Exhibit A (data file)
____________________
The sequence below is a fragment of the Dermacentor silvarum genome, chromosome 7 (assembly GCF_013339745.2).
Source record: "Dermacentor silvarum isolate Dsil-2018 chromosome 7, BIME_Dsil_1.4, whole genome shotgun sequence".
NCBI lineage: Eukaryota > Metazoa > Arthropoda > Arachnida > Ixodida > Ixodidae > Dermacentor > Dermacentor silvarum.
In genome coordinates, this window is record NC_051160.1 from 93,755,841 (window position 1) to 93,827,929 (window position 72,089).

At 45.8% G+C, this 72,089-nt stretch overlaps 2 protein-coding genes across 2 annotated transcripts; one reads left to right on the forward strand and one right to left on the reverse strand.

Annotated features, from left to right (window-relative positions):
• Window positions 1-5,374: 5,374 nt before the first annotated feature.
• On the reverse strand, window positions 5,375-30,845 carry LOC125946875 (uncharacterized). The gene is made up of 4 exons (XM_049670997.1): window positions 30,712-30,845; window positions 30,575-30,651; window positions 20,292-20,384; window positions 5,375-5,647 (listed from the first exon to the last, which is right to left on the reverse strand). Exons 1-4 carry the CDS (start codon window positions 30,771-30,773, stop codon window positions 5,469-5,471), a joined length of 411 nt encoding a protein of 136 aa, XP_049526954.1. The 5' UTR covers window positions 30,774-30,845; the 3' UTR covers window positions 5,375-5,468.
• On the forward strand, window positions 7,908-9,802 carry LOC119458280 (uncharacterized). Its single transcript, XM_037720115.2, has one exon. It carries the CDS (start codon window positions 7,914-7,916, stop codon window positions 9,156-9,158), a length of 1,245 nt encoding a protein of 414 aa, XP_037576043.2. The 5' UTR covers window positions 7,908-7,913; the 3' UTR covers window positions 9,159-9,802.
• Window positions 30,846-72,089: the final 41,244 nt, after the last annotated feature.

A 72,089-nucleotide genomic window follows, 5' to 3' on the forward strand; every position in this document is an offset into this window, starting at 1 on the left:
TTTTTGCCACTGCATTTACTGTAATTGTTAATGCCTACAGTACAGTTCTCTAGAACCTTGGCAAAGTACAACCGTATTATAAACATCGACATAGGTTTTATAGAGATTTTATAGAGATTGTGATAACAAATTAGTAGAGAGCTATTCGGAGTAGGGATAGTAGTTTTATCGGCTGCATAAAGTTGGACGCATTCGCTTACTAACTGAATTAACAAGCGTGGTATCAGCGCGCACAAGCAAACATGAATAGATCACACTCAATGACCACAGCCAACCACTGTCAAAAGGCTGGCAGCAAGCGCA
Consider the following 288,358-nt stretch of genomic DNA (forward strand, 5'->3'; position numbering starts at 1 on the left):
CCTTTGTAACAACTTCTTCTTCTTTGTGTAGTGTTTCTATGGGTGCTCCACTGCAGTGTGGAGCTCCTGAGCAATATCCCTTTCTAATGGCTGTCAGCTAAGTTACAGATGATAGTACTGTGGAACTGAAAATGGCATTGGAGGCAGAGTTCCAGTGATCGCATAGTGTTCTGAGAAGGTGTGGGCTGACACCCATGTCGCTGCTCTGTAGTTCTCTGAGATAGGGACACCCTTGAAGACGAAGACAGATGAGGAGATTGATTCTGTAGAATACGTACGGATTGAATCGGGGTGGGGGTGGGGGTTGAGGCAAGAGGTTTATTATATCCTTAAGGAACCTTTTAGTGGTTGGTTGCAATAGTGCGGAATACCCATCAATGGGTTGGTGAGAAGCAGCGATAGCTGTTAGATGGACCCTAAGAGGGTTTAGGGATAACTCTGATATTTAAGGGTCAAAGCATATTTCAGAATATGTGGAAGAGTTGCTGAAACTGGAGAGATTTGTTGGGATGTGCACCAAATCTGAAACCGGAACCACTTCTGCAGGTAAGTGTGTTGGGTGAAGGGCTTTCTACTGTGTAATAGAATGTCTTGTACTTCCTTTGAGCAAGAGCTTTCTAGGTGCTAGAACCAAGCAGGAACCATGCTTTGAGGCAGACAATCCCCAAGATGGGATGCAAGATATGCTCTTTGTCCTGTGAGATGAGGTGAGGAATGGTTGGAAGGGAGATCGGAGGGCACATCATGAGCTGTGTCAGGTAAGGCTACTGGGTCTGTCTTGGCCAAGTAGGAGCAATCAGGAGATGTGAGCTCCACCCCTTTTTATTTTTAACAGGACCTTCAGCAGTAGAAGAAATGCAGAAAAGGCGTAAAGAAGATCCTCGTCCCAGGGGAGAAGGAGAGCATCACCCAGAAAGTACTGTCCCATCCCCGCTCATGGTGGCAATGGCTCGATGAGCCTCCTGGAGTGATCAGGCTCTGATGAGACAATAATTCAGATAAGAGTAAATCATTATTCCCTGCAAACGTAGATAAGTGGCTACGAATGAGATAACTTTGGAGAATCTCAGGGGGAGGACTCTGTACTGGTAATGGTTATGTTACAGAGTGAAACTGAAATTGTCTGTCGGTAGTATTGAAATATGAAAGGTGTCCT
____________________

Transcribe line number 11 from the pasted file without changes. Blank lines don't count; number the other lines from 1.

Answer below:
A 72,089-nucleotide genomic window follows, 5' to 3' on the forward strand; every position in this document is an offset into this window, starting at 1 on the left: